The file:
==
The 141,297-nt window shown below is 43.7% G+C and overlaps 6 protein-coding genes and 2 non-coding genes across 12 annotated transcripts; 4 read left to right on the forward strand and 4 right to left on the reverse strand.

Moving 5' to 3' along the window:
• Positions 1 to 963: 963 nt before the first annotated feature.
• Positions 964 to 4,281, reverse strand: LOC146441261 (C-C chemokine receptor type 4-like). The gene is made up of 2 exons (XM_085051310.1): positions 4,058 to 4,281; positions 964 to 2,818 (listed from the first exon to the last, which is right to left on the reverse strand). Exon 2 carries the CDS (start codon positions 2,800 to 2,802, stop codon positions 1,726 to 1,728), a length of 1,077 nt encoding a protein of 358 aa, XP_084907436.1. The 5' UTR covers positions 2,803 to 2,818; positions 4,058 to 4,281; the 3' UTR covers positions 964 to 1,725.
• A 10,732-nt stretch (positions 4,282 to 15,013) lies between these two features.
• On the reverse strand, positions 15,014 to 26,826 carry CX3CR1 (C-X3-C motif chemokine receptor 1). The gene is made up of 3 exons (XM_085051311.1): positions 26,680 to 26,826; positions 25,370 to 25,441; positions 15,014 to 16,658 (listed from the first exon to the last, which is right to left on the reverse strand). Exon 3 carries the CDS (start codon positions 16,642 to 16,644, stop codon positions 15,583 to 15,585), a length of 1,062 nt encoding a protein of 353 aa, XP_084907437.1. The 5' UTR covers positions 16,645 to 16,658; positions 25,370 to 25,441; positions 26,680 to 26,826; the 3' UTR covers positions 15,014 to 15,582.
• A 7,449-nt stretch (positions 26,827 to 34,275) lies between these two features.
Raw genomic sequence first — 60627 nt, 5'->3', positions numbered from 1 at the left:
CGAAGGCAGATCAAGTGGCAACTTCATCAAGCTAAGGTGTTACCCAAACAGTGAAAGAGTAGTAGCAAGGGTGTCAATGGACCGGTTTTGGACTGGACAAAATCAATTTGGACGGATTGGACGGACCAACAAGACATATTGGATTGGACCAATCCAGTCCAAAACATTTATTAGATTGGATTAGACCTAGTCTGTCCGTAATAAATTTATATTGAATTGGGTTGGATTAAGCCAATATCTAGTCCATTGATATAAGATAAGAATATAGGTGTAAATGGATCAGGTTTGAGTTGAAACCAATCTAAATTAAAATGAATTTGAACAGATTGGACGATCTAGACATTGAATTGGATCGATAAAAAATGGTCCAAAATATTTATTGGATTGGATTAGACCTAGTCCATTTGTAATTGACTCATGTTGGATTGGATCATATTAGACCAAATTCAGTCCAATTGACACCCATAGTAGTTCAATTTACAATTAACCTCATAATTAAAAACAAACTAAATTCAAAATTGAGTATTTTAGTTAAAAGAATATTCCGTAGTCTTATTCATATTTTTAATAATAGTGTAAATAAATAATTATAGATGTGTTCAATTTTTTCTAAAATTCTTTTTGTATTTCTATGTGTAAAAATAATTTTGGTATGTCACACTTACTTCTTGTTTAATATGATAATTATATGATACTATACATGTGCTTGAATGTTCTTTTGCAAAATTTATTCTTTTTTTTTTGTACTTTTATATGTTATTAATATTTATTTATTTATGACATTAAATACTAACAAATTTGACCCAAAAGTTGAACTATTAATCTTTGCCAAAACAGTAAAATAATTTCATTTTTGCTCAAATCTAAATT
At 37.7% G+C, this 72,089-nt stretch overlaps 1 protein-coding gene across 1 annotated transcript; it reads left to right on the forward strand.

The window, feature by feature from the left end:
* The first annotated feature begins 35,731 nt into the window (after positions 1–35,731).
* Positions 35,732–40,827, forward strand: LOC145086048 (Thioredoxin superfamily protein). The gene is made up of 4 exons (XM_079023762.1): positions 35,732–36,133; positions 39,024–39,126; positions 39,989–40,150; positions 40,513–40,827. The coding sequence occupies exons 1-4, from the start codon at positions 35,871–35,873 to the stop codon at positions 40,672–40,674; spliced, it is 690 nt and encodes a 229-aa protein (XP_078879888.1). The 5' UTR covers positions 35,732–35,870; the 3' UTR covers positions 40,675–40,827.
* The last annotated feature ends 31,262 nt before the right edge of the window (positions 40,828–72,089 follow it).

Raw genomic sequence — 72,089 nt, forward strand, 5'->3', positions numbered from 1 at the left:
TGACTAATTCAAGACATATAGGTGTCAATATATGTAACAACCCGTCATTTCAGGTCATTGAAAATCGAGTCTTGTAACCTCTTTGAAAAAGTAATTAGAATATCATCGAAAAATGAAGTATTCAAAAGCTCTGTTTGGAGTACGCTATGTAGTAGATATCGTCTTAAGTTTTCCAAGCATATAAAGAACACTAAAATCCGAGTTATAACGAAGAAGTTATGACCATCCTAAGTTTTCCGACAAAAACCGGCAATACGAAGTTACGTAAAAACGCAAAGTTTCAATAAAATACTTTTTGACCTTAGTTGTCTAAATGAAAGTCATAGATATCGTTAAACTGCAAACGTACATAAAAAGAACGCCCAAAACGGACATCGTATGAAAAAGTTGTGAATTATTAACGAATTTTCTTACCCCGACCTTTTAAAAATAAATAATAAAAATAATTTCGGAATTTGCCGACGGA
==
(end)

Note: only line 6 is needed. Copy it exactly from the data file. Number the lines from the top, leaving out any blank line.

• On the reverse strand, positions 15,014 to 26,826 carry CX3CR1 (C-X3-C motif chemokine receptor 1). The gene is made up of 3 exons (XM_085051311.1): positions 26,680 to 26,826; positions 25,370 to 25,441; positions 15,014 to 16,658 (listed from the first exon to the last, which is right to left on the reverse strand). Exon 3 carries the CDS (start codon positions 16,642 to 16,644, stop codon positions 15,583 to 15,585), a length of 1,062 nt encoding a protein of 353 aa, XP_084907437.1. The 5' UTR covers positions 16,645 to 16,658; positions 25,370 to 25,441; positions 26,680 to 26,826; the 3' UTR covers positions 15,014 to 15,582.